Udavada (Guj), Dec 27: Union Finance Minister Arun Jaitley today said the country was trying to out pace others to emerge as the fastest growing economy amidst adversarial global conditions, but needs more business leaders from the Parsi community to achieve the tall objective.
"You mentioned about India trying to grow faster than any other country in the world. The global situation is adverse, India is trying to do that and for that, we need a lot more of you (Parsis)," he said.
Jaitley was speaking at the maiden 'Iranshah Udvada Utsav', a global congregation of the minority Parsi community, at this tiny coastal hamlet in Valsad district of southern Gujarat where the Zoroastrians first landed around the 8th century to escape persecution from Muslims in Iran.
Touching succinctly on the issue of the entrepreneurial community's dwindling numbers, Jaitley said the Parsis were vital in the quest for higher growth for the business leaders they would produce. "How you do that...I think it is for you to consider and discuss," he said.
The minister said what sets apart the Parsi community from the rest was their desire to achieve excellence in an ethical manner.
Tata Group patriarch Ratan Tata was felicitated at the event as an 'Icon of Success' and received a thunderous applause from over 3,000 Parsis present at the event from across the world.
Dressed in the traditional red skull cap and white robes which one associates with the Zoroastrian religion, an emotional Tata said he was overwhelmed by the honour accorded to him by his community.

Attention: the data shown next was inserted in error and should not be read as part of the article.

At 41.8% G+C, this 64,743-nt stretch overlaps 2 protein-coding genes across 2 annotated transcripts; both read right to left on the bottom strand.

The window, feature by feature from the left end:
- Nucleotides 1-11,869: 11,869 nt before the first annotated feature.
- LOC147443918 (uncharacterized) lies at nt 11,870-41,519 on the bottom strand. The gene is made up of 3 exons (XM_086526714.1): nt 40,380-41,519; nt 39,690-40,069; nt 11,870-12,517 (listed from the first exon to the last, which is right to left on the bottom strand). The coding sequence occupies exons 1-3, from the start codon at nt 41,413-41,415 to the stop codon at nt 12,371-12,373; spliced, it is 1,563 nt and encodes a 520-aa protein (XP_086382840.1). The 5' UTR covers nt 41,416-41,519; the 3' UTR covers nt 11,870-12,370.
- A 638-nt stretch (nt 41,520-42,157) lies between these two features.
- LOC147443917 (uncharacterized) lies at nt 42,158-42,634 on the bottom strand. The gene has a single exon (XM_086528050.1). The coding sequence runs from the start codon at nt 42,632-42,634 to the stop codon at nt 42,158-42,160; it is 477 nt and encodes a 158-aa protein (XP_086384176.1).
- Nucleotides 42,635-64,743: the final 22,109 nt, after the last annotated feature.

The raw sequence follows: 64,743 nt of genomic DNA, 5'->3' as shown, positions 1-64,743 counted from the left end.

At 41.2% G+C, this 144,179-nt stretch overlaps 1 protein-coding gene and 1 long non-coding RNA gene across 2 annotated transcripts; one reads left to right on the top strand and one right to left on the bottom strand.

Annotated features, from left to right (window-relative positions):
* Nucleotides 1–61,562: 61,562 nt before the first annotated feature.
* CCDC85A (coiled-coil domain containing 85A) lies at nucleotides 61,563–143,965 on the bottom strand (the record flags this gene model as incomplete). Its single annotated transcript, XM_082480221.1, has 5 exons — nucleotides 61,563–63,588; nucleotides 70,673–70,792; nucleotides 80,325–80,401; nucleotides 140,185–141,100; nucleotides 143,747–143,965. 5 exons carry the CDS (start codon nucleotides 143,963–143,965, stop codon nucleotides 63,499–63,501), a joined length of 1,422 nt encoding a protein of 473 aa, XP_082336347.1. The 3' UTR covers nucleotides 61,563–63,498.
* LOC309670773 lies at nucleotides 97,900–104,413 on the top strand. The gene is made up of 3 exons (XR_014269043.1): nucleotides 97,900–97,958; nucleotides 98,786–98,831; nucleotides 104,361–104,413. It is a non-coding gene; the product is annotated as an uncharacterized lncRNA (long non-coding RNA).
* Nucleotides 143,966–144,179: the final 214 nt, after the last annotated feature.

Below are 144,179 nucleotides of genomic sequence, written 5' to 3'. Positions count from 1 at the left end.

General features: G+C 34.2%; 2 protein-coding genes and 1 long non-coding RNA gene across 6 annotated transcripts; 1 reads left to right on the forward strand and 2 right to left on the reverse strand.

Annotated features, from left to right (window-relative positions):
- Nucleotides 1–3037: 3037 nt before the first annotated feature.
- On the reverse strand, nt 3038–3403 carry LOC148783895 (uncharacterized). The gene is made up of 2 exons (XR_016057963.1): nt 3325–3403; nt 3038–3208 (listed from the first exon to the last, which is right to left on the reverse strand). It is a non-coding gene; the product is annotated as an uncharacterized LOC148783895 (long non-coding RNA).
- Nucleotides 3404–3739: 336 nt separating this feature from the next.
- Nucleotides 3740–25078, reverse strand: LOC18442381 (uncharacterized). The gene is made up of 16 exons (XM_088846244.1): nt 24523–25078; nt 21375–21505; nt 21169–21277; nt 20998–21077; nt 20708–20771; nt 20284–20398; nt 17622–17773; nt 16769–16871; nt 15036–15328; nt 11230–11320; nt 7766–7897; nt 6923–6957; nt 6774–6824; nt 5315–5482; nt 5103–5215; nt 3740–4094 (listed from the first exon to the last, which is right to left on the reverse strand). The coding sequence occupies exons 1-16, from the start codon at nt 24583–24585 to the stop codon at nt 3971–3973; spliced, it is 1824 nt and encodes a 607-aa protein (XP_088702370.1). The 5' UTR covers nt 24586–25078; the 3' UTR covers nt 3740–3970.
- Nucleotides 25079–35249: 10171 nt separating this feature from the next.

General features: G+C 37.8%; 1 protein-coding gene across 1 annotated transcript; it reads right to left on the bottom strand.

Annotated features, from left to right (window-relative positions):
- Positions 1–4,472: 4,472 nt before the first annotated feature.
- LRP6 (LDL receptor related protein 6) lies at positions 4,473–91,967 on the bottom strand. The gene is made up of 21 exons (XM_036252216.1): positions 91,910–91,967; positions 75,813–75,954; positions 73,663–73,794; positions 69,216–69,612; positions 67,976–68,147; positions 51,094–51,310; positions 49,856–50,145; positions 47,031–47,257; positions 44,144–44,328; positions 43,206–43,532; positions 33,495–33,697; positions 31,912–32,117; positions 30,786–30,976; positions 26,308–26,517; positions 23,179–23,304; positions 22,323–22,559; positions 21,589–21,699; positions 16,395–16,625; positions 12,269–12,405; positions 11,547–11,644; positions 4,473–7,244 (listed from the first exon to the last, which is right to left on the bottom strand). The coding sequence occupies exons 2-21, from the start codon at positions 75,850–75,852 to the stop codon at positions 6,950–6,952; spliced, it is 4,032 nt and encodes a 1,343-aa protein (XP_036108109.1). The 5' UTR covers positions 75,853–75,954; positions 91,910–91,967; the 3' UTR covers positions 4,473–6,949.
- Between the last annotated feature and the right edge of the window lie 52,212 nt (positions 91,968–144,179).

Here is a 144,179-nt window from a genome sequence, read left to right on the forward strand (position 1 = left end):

"The Parsi community has a tradition of success, leadership and contribution to the society. I look forward to the community continuing to be a contributor to the development of the country," Tata said.
He said even though the community was small in numbers, it made a difference to the world around it and its achievements made him proud of being a Zoroastrian.
As per the statistics, there are around 70,000 Parsis across the globe currently. On the occasion, Jaitley said the community has legitimately staked claim to positions of excellence in diverse fields ranging from medicine to law and also armed forces.
Tata described former Attorney General Soli Sorabjee as his "ethical guru".
Most of the Parsi business houses, starting with the Tatas to the Petits, Wadias and the Godrejs have been very active on the philanthropic front and have worked towards emancipation.
They have played key roles in building the Mumbai of today from the British era.